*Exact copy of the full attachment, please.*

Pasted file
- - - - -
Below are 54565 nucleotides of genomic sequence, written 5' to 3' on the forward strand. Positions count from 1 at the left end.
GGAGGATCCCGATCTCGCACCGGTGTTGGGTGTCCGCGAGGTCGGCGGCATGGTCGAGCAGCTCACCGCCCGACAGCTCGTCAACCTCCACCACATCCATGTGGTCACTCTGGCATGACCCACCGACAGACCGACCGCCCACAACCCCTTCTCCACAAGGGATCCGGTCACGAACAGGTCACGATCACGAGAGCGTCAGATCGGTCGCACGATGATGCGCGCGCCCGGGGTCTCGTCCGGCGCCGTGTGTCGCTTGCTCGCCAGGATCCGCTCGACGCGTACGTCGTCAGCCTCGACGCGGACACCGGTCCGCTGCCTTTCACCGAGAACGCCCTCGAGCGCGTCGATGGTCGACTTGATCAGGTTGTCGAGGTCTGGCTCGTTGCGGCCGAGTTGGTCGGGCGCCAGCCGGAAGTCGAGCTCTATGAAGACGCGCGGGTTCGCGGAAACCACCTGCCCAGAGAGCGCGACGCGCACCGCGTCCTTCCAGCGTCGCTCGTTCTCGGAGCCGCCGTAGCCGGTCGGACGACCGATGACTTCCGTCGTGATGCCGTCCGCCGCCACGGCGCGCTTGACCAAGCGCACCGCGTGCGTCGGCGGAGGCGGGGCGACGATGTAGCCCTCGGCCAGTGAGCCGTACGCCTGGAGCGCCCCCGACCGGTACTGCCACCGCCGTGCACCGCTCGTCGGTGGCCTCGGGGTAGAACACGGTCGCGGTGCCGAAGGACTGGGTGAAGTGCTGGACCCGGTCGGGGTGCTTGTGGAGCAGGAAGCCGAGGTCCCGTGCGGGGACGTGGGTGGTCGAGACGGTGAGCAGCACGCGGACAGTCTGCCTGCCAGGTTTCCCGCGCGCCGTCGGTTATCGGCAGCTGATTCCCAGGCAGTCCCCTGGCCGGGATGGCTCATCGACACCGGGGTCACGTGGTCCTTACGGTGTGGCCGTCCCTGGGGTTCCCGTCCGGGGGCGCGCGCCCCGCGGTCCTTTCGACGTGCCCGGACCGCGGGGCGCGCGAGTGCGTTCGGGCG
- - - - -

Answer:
Below are 54565 nucleotides of genomic sequence, written 5' to 3' on the forward strand. Positions count from 1 at the left end.
GGAGGATCCCGATCTCGCACCGGTGTTGGGTGTCCGCGAGGTCGGCGGCATGGTCGAGCAGCTCACCGCCCGACAGCTCGTCAACCTCCACCACATCCATGTGGTCACTCTGGCATGACCCACCGACAGACCGACCGCCCACAACCCCTTCTCCACAAGGGATCCGGTCACGAACAGGTCACGATCACGAGAGCGTCAGATCGGTCGCACGATGATGCGCGCGCCCGGGGTCTCGTCCGGCGCCGTGTGTCGCTTGCTCGCCAGGATCCGCTCGACGCGTACGTCGTCAGCCTCGACGCGGACACCGGTCCGCTGCCTTTCACCGAGAACGCCCTCGAGCGCGTCGATGGTCGACTTGATCAGGTTGTCGAGGTCTGGCTCGTTGCGGCCGAGTTGGTCGGGCGCCAGCCGGAAGTCGAGCTCTATGAAGACGCGCGGGTTCGCGGAAACCACCTGCCCAGAGAGCGCGACGCGCACCGCGTCCTTCCAGCGTCGCTCGTTCTCGGAGCCGCCGTAGCCGGTCGGACGACCGATGACTTCCGTCGTGATGCCGTCCGCCGCCACGGCGCGCTTGACCAAGCGCACCGCGTGCGTCGGCGGAGGCGGGGCGACGATGTAGCCCTCGGCCAGTGAGCCGTACGCCTGGAGCGCCCCCGACCGGTACTGCCACCGCCGTGCACCGCTCGTCGGTGGCCTCGGGGTAGAACACGGTCGCGGTGCCGAAGGACTGGGTGAAGTGCTGGACCCGGTCGGGGTGCTTGTGGAGCAGGAAGCCGAGGTCCCGTGCGGGGACGTGGGTGGTCGAGACGGTGAGCAGCACGCGGACAGTCTGCCTGCCAGGTTTCCCGCGCGCCGTCGGTTATCGGCAGCTGATTCCCAGGCAGTCCCCTGGCCGGGATGGCTCATCGACACCGGGGTCACGTGGTCCTTACGGTGTGGCCGTCCCTGGGGTTCCCGTCCGGGGGCGCGCGCCCCGCGGTCCTTTCGACGTGCCCGGACCGCGGGGCGCGCGAGTGCGTTCGGGCG